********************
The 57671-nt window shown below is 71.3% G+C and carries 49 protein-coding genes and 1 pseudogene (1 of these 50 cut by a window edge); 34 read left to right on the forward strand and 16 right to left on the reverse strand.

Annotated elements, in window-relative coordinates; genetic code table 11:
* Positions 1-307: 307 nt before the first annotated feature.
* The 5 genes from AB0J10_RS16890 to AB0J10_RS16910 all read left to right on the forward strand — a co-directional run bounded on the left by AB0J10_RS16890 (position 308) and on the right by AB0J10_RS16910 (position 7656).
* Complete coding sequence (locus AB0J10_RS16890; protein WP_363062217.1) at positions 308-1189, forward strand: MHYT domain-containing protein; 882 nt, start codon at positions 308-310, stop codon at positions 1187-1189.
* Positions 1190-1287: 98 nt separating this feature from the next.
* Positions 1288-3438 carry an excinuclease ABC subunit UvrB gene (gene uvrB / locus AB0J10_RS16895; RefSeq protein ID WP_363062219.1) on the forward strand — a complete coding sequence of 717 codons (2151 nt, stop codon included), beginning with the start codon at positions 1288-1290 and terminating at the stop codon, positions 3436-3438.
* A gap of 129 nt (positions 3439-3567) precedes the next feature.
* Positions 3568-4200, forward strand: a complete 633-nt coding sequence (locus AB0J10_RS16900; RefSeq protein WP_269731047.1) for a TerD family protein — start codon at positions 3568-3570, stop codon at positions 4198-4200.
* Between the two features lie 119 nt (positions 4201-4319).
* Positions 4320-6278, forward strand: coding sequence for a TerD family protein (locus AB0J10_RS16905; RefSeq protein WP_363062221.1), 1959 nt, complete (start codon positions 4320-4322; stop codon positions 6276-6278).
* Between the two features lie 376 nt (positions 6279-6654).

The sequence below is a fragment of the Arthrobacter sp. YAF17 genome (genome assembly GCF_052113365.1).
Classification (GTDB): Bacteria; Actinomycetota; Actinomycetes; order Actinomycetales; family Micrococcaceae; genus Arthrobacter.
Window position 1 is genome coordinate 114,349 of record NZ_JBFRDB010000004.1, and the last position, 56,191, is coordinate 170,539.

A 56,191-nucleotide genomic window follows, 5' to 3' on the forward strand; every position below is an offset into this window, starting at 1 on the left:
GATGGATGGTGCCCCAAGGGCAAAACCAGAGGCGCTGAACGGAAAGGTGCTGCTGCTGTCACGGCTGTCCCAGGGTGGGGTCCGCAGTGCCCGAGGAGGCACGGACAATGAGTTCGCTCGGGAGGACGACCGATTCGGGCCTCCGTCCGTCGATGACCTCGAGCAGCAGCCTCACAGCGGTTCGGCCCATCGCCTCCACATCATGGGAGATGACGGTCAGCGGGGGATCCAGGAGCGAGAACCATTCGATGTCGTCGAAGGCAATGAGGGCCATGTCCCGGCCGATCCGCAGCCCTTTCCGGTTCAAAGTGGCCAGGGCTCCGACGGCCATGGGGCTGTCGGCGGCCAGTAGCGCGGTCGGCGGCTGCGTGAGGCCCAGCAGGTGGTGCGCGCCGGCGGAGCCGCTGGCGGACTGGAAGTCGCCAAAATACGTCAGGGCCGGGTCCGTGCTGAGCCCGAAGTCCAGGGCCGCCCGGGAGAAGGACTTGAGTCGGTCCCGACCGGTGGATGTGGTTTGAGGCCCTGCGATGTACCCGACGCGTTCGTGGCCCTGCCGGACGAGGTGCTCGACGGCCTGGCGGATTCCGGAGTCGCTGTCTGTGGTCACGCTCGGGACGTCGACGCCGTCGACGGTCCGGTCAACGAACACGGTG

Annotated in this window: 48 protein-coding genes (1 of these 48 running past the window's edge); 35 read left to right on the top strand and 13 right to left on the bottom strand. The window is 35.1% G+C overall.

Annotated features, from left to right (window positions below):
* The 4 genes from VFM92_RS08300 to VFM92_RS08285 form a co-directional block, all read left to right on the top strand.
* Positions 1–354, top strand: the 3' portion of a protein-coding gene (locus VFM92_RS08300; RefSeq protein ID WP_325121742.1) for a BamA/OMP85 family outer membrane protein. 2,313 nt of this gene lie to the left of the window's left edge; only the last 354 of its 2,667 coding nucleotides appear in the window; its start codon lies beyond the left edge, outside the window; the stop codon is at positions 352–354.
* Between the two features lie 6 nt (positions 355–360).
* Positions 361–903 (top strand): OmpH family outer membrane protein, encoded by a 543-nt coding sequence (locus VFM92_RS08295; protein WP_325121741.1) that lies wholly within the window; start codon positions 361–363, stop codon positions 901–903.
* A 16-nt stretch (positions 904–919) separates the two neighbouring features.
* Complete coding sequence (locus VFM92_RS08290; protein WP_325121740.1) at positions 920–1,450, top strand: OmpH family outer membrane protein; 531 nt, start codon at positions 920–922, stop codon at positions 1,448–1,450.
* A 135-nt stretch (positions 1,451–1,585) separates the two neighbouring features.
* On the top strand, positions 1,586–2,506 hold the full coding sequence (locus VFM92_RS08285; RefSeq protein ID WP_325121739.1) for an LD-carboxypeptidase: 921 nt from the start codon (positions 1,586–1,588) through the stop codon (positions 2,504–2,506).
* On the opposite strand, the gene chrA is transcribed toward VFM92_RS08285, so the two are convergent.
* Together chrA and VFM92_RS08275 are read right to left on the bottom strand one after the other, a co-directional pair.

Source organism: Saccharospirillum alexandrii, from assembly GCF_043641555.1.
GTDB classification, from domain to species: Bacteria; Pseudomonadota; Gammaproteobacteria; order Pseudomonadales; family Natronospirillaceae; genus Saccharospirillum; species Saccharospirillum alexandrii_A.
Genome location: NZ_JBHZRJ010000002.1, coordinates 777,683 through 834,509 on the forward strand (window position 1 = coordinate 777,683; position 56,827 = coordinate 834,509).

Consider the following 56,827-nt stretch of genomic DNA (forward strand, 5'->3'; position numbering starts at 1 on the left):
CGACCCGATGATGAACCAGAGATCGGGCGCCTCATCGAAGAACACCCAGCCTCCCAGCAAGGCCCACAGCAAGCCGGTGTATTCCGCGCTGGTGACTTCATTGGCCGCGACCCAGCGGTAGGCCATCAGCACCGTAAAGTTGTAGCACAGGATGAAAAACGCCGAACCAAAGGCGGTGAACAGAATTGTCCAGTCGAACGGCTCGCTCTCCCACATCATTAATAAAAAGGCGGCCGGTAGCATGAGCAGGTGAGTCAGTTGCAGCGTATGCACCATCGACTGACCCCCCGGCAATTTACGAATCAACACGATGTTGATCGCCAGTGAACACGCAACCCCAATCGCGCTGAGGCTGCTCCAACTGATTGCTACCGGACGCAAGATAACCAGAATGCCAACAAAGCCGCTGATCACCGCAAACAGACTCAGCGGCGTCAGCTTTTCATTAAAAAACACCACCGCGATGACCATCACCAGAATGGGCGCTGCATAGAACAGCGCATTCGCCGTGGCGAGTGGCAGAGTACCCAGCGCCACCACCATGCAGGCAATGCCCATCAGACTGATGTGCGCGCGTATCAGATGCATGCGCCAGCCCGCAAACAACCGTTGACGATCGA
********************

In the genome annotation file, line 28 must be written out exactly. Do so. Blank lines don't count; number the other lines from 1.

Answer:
* On the opposite strand, the gene chrA is transcribed toward VFM92_RS08285, so the two are convergent.